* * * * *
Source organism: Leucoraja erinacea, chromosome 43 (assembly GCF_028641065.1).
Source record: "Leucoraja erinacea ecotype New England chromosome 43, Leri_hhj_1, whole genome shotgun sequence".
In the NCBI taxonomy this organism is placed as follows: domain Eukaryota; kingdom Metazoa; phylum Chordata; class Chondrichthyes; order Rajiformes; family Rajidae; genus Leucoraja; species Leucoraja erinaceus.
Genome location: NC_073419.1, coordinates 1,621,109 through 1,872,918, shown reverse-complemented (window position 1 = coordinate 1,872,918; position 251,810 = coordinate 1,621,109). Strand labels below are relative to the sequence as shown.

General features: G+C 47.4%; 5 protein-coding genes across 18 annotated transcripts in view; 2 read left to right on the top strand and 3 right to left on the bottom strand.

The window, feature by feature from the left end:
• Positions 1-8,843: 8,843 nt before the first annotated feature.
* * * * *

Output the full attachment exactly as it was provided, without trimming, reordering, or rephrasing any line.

Source organism: Leucoraja erinacea, chromosome 43 (assembly GCF_028641065.1).
Source record: "Leucoraja erinacea ecotype New England chromosome 43, Leri_hhj_1, whole genome shotgun sequence".
In the NCBI taxonomy this organism is placed as follows: domain Eukaryota; kingdom Metazoa; phylum Chordata; class Chondrichthyes; order Rajiformes; family Rajidae; genus Leucoraja; species Leucoraja erinaceus.
Genome location: NC_073419.1, coordinates 1,621,109 through 1,872,918, shown reverse-complemented (window position 1 = coordinate 1,872,918; position 251,810 = coordinate 1,621,109). Strand labels below are relative to the sequence as shown.

General features: G+C 47.4%; 5 protein-coding genes across 18 annotated transcripts in view; 2 read left to right on the top strand and 3 right to left on the bottom strand.

The window, feature by feature from the left end:
• Positions 1-8,843: 8,843 nt before the first annotated feature.